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Last modified: 2020-12-16 | Approximate reading time 5 mins
Regardless if it’s large or small, almost every renovation project is going to involve careful planning, close attention to detail, patience and perseverance. For the novice builder among us, you may not understand what each stage of a building project entails. If you’re hoping to take on a frame alteration, a renovation or a completely new build, there are some aspects you’ll need to consider.
Regardless of the size or scope of your renovation project, there are certain stages that will almost always be necessary to follow. We’re going to lay those out for you below, as well as offering some tips that will make things run as smoothly as possible.
The planning stage of a building project is one where careful and considerate targets and goals need to be drawn up. Getting your ideas in order before diving headfirst into a renovation will make your end result much more achievable. If you’re taking away anything from this article, it’s that it is crucial for you to be realistic. Consider all aspects of your project and these include priorities, budget and time.
One major factor often overlooked in a renovation project is the position of your building as well as the location of your land. Think about these factors in relation to the trajectory of your renovation:
Another consideration will depend on how rural the area where you’re building is. Will it be necessary for you to install a septic tank? What about an emergency water supply? If you’re unable to determine these things on your own, then look into speaking with the building or property council in your municipality. They should be able to provide site-specific reports that will help the planning and design stages play out in the smoothest possible fashion. These are only the initial planning elements in a building project.
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In some cases, renovating a building that is already in place will actually be more complicated than starting a completely new project. If you happen to be starting from scratch and you’re not a trained builder, designer or architect; you’re going to need to hire one of the three and potentially as many as two of them. When it comes to the design of your renovation project, you’ll need to brief anyone you’ve hired about the design elements, the overall budget, and additional details. Be clear about how much you’re able to spend and survey these aspects carefully:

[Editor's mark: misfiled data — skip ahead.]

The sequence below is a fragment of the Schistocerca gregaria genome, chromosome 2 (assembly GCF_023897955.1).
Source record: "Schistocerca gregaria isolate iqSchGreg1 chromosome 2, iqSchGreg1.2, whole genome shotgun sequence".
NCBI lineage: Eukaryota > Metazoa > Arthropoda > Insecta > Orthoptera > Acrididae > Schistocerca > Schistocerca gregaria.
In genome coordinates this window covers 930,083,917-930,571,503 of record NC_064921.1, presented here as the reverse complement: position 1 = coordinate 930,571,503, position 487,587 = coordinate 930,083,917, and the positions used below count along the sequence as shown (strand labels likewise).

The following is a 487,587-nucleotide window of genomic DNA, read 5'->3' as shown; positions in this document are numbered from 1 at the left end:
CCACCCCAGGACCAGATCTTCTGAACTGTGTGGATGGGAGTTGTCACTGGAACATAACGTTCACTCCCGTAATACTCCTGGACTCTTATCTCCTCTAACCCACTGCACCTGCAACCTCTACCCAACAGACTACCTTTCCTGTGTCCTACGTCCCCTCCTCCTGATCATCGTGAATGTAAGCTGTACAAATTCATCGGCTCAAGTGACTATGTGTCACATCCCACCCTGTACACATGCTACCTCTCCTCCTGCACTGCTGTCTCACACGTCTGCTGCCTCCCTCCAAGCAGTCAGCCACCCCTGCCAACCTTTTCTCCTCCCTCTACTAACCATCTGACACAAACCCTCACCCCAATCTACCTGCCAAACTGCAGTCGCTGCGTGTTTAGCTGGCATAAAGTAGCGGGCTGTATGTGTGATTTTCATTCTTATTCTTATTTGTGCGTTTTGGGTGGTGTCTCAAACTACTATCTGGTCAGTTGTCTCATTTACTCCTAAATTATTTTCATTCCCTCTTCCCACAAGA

These questions will need to be determined before any building or permit plans are submitted to your municipal council. Although it’s natural for some things to change over the course of a renovation project or building development, large-scale changes could mean additional costs from your municipality.
As mentioned, it’s likely you’re going to be hiring someone or a team of people to help you complete your renovation. Confirm a project manager, if you haven’t already appointed yourself. You’ll need this information for the building and permit plans, which we’ll get into in our next section. Working out how active of a role you have will be necessary, and delegate all other tasks to the project manager or main contractor you’ve chosen to hire.
Be sure to ask for detailed quotes from the contractor or company you intend on employing as well as addressing the specific timeframe the project will take. Before setting your sites on one person to work with, we’d suggest comparing quotes from a few companies or contractors. Ensure that these quotes include building elements, materials, fixtures, and finishes.
Be certain that the person or team you end up hiring sign a contract which indicates the work and completion deadlines they’ve agreed to as well as payment schedule. Not only this, make sure that you actually have the budget you’ve allotted to this project before any work begins. Your contractor, architect and everyone else working on this project deserve to be paid on time.
Permits are essential for any building or renovation project. In most cities, permits will need to be applied for at the municipal level. Permit applications will often require detailed drawings which lay out exactly where and how the building project will happen. If you’re working with an architect, it’s likely they’ll take the initiative on building permit drawings. Do careful research when it comes to applying for permits, as any missteps could completely halt your project until you have access to the right paperwork.
Once you’ve hired a team and all permits are in your possession, then you can move forward with building. As soon as you know the date you’ll be starting, you need to inform your building council or municipality. This date will be important, as the project you take on will have to be finished in a designated time period.
Keep in constant dialogue with your project manager, contractor or architect so that you can monitor progress, this may include organizing inspections of the building site. If you find the work is not progressing as quickly as you thought it might, discuss this with the contracting team and determine new dates and deadlines. This information will need to find its way back to your municipality, especially missed deadlines.
Collect any certificates for energy and gas work, and remember that installing gas lines, plumbing or new wiring will require the assistance of an expert in their respective field. Be on top of all payments that were previously agreed upon. Budgeting for a large renovation project can be one of the most difficult tasks, especially because in most cases unseen expenses will come into play. Here’s an article that carefully lays out a realistic way to plan a renovation project budget.
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